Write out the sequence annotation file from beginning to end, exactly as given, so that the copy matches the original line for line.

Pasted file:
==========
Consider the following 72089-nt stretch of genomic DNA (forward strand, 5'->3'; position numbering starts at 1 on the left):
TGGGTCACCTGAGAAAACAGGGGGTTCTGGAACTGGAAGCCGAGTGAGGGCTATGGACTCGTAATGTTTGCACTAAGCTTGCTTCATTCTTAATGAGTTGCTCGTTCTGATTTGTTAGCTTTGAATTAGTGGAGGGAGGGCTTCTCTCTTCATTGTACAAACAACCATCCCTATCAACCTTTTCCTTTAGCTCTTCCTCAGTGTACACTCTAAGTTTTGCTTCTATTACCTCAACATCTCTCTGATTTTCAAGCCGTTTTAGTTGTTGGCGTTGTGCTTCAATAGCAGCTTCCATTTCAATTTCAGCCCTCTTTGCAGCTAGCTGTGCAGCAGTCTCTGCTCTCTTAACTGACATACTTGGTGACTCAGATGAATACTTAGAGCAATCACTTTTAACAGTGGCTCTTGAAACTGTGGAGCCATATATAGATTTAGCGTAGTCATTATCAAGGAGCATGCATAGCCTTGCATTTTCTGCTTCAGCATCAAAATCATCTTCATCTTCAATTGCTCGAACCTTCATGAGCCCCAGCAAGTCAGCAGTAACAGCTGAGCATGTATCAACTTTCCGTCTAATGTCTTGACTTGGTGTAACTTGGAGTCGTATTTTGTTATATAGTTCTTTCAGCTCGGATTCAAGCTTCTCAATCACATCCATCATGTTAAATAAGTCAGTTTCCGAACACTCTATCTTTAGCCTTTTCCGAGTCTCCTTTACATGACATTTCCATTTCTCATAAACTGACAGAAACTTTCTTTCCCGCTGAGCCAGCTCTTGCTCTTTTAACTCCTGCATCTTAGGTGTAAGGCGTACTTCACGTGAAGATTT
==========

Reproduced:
Consider the following 72089-nt stretch of genomic DNA (forward strand, 5'->3'; position numbering starts at 1 on the left):
TGGGTCACCTGAGAAAACAGGGGGTTCTGGAACTGGAAGCCGAGTGAGGGCTATGGACTCGTAATGTTTGCACTAAGCTTGCTTCATTCTTAATGAGTTGCTCGTTCTGATTTGTTAGCTTTGAATTAGTGGAGGGAGGGCTTCTCTCTTCATTGTACAAACAACCATCCCTATCAACCTTTTCCTTTAGCTCTTCCTCAGTGTACACTCTAAGTTTTGCTTCTATTACCTCAACATCTCTCTGATTTTCAAGCCGTTTTAGTTGTTGGCGTTGTGCTTCAATAGCAGCTTCCATTTCAATTTCAGCCCTCTTTGCAGCTAGCTGTGCAGCAGTCTCTGCTCTCTTAACTGACATACTTGGTGACTCAGATGAATACTTAGAGCAATCACTTTTAACAGTGGCTCTTGAAACTGTGGAGCCATATATAGATTTAGCGTAGTCATTATCAAGGAGCATGCATAGCCTTGCATTTTCTGCTTCAGCATCAAAATCATCTTCATCTTCAATTGCTCGAACCTTCATGAGCCCCAGCAAGTCAGCAGTAACAGCTGAGCATGTATCAACTTTCCGTCTAATGTCTTGACTTGGTGTAACTTGGAGTCGTATTTTGTTATATAGTTCTTTCAGCTCGGATTCAAGCTTCTCAATCACATCCATCATGTTAAATAAGTCAGTTTCCGAACACTCTATCTTTAGCCTTTTCCGAGTCTCCTTTACATGACATTTCCATTTCTCATAAACTGACAGAAACTTTCTTTCCCGCTGAGCCAGCTCTTGCTCTTTTAACTCCTGCATCTTAGGTGTAAGGCGTACTTCACGTGAAGATTT